Monday, July 22, 2013


Enjoyed running moderately with Pete in the six mile Bradbury Scuffle last weekend.  We split up a bit toward the end, but I wasn't alone for long -- I had a blast battling out the last mile or so with Karen from Augusta Trails.  This is a very rare occurrence for me!  The timing worked well as I seemed to take almost an hour to warm up that morning.  Did several miles before and several after to get up above 10.  A rare occurrence these days.  Not a day to be proud of but definitely one to be thankful for.  Cough is three weeks old  today and still tapering.  Annoying but unaffected by running.

The next morning was much swifter 6+ mile loop with Squirrel.   It was early in the morning and raging-hot.  We almost asked some garden dude with a hose to hose us down but we settled for running through some one's sprinkler.  Running to the ocean is a great way to start the morning.  Note to self, next time just run straight into the ocean if it's that toasty out...

An even faster 6 point something mile loop happened on Weds night.  Colin and I tore around P-town at dusk.   He was trying out some gear for his upcoming first time pacing at VT 100.  It was a slow run for him but a fantastic tempo for me.  Great running company and conversation these days!    

Drowning a bit at the moment in school work.  Dreaming about capillaries and pressure gradients and gas exchange and cranial nerves and cyngulate gyrus and hepatic portal veins and duodenums doesn't seem like a good thing but maybe it is.  Time will tell.  I am slowly finding and linking bits of familiarity on the beautiful, mysterious universe that is human anatomy and physiology.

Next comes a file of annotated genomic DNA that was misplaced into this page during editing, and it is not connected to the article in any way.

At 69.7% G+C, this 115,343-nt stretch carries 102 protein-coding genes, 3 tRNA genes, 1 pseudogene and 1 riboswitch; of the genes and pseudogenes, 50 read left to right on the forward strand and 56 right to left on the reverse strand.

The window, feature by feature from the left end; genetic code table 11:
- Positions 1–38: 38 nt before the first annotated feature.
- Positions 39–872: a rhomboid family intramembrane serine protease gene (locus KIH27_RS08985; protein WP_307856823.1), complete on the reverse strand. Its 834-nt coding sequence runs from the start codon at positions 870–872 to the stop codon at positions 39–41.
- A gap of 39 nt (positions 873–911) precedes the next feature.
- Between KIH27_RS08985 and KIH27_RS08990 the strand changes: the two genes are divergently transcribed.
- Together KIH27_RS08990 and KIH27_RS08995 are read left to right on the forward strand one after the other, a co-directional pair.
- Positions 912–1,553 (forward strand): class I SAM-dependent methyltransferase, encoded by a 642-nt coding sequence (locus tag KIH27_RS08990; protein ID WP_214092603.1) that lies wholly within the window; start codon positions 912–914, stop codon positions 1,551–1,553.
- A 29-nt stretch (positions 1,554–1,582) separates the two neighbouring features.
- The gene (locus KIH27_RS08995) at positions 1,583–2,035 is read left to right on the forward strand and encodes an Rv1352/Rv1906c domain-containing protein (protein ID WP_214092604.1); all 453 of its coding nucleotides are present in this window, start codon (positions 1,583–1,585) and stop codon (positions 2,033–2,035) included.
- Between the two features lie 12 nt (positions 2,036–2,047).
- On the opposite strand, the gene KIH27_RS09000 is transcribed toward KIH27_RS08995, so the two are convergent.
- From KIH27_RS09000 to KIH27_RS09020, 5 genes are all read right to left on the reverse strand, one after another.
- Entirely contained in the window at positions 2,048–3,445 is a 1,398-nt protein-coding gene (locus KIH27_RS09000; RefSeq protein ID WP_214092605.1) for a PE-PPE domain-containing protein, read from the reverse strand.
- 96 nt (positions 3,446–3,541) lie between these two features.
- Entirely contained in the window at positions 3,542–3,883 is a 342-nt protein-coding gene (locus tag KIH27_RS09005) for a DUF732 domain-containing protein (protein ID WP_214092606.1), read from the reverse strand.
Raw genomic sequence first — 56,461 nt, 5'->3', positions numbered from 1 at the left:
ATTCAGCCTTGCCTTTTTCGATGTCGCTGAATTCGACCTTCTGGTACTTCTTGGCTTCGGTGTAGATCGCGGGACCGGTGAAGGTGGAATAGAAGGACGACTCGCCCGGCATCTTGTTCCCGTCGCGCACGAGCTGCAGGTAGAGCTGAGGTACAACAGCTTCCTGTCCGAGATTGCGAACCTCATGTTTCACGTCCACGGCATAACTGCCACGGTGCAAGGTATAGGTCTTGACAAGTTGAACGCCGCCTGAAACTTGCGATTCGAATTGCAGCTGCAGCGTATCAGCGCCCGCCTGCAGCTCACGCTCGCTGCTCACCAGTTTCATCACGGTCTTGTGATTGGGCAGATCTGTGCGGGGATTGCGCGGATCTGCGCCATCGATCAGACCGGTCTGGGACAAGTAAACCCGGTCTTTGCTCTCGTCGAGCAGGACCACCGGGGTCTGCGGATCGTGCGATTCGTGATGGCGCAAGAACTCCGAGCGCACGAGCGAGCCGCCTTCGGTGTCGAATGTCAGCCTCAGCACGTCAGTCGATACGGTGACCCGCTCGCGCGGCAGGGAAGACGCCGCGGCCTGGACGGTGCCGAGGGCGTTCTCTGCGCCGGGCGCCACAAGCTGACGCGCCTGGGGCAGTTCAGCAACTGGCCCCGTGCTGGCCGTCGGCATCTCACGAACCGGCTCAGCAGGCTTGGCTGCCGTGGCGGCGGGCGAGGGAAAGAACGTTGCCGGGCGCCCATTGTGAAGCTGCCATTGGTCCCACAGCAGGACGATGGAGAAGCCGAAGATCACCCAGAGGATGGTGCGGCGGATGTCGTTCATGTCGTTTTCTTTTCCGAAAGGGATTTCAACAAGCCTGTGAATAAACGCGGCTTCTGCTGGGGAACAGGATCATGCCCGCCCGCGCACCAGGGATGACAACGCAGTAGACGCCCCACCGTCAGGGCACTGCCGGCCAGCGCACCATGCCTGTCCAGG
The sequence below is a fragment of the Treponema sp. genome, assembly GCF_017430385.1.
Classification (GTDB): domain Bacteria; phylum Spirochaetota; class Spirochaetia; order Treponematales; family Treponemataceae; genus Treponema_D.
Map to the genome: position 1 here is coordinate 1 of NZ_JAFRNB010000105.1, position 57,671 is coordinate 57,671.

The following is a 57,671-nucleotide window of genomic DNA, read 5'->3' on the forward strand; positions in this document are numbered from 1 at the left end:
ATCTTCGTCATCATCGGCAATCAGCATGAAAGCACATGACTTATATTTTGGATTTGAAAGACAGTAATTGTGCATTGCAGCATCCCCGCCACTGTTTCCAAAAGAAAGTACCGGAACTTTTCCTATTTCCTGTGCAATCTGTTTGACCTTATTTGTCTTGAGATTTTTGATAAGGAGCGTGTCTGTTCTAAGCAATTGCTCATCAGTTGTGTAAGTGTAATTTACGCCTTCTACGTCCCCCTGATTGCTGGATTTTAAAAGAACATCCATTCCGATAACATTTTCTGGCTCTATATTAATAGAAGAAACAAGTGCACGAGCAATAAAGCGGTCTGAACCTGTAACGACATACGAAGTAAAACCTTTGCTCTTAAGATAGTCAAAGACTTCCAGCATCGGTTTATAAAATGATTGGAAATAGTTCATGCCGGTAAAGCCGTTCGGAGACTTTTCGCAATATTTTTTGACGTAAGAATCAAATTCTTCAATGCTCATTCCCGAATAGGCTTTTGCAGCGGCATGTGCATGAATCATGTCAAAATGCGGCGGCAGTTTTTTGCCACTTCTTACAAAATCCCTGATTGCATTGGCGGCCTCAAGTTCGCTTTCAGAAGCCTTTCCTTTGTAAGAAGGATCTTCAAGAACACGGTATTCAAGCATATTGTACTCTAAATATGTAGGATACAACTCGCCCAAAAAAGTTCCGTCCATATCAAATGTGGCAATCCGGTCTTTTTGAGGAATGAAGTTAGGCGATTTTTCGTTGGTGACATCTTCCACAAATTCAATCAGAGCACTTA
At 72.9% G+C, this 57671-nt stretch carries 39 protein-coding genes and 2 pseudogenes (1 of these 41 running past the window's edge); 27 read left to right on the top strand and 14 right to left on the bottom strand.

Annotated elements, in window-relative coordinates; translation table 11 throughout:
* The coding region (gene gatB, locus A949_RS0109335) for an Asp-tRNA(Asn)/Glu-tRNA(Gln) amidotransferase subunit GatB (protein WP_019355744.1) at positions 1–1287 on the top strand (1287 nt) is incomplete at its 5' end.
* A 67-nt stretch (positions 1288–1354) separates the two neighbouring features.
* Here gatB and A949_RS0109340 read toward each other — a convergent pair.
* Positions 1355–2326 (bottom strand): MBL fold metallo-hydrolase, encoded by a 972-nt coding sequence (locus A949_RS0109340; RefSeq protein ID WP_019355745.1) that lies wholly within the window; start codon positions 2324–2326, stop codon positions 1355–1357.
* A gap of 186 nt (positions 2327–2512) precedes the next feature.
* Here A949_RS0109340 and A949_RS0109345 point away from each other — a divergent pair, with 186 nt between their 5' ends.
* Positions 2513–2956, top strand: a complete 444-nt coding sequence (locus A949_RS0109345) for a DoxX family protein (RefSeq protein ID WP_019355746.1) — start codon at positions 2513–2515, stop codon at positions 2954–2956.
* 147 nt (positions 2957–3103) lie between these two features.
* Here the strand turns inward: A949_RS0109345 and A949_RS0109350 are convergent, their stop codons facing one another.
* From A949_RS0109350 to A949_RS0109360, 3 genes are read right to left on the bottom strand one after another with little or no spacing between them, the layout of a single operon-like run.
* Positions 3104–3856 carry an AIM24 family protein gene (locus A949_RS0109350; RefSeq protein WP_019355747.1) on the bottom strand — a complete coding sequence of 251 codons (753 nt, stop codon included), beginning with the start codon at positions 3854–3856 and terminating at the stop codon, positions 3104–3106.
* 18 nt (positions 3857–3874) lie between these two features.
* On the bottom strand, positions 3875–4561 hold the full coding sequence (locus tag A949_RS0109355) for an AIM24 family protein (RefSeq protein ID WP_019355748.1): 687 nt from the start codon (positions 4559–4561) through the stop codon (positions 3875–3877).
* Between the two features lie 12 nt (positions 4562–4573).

What I am actually learning is (cliche alert) how little we know, how little I know.  The vastness of not-knowing is a powerful yet unbalanced sensation, as I experience it.  I find there is often a little tug on my sleeve that begs for reassurance.  Usually with some sleep and decompression involving granite/wildflowers/footsteps/etc, I can find said reassurance inwardly.  Sometimes not.

Savoring the uncertainty of the depth of mystery (for lack of better term) is a unique challenge (for lack of better label), but, if I catch it in the right light, I can see the physiological universe as a variant of the same sort of endlessly-intertwined abstraction toward which I've long been drawn.

In a desperate and slender fenestre of time, I headed to Acadia the other day to sneak in some mountain time with Tim.  He'd been up since 3am traveling from far away lands, but like a true Maine soul, he saw the opportunity for some mountains and sea, and he did not think twice.  

I was mid-struggle on another awesome take-home exam from my instructor, fellow Trail Monster, Dr. Walker.  Many of the 65 questions had presented opportunities for hours of fruitless seeking.  While the paths are usually really interesting, I would often find it hard to know if I was getting warmer or colder.

The final five questions had been essentially sitting unanswerable for a few days, as I remained repeatedly unable to figure them out.  I could tell I was over-thinking, missing the major points, and just simply not moving forward.  What to do...?  I put my notebooks in my pack and we climbed.  

After a sunny, breezy, and blueberry-filled ascent (via lovely Gorge Path) and descent (via breathtaking South Ridge) of Dorr Mountain, we sprawled on the summit of Kebo and co-tackled some of the final questions.  It is good to have smart and over-educated friends... 

It was a necessary dash.  The transcandescent sun was quite low when we finally peeled ourselves off the just-barely-still lukewarm granite.

Today, I am back into the depths, once again.  The flat tire was relatively easy to fix but will I be able to memorize all that needs memorizing by this evening?  Endless, it is!  Off to go have another stab at it...!


What do you think?